In what could prove to be a parting gift, Business Secretary Greg Clark announces £80m of funding for electric car and aircraft projects, and unveils a £60m sustainable plastics challenge

In what is likely to be one of his last acts as Business Secretary, Greg Clark, will today unveil two multi-million pound research programmes designed to accelerate the pursuit of the UK’s net zero target across the aviation, automotive, and packaging sectors.

As part of the government’s Industrial Strategy, the Department for Business, Energy, and Industrial Strategy (BEIS) will today announce £80m of funding to support the development of next generation electric cars and planes, and unveil a new plastics pollution ‘challenge’ that will see £60m of government funding aim to mobilise £149m of investment from across the private sector.

The new £80m electric transport programme aims to bring together over 130 academic and business organisations in a bid to accelerate the development of so-called Power Electronics, Electric Machines and Drives (PEMD) technologies – the family of products that sits at the core of many electric and hybrid engines.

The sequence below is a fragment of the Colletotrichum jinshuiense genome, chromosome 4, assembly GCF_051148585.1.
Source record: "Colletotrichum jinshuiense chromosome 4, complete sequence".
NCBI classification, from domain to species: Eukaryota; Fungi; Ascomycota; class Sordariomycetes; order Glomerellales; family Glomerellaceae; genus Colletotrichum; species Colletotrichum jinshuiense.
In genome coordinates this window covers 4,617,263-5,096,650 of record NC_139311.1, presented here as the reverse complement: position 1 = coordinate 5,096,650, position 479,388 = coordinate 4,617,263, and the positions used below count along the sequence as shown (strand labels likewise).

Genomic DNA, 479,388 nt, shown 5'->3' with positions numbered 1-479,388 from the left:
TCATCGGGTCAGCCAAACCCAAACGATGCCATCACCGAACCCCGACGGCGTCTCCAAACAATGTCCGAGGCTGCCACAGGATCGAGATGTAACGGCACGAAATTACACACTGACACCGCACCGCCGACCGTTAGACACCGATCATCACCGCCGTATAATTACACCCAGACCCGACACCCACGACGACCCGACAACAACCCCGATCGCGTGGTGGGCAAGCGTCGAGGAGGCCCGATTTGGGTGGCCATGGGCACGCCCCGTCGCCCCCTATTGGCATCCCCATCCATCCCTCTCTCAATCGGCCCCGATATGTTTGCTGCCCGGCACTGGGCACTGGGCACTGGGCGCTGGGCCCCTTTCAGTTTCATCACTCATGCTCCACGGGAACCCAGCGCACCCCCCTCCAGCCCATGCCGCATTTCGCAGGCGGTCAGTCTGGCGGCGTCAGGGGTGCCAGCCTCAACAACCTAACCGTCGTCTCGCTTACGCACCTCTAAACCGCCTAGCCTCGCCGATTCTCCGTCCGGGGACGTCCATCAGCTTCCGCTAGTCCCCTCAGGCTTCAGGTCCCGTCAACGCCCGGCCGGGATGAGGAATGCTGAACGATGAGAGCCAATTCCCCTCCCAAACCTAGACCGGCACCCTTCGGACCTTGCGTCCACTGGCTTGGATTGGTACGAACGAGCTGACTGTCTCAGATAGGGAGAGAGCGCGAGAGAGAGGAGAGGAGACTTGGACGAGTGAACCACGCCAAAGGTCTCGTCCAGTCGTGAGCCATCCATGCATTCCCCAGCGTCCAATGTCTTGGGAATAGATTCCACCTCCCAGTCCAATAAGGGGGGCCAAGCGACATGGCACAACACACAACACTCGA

The government said the aim was to develop technologies for domestic use and export what would “help cut carbon emissions from a range of industries including transport, energy, agriculture and construction”.

The funding will focus on supporting proof of concept programmes or initiatives to address gaps in supply chains, developing “industrialisation centres”, and accelerating the development of UK supply chains.

Clark said the investment would help support the UK’s fast expanding electric vehicle (EV) sector and also provide a boost for the fledgling low carbon aviation space.

“Companies like Jaguar and Lotus are choosing the UK to develop their new electric vehicles, while Easy Jet and Rolls Royce have chosen the UK to develop their hybrid planes – all recognising and investing in the expertise and talents of the UK,” he said in a statement. “Building on our Faraday Battery Challenge and Battery Industrialisation Centre this co-investment from Government and industry is a key part of our modern Industrial Strategy, building on our strengths and helping to create the next generation of net zero technologies that will transform entire industries.” 

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The move builds on the government’s Industrial Strategy and its Future of Mobility Grand Challenge, which aims to eliminate diesel rolling stock from UK railways by 2040; accelerate the delivery of electric and hybrid aircraft by 2040; and ensure fully net zero road transport systems by 2040.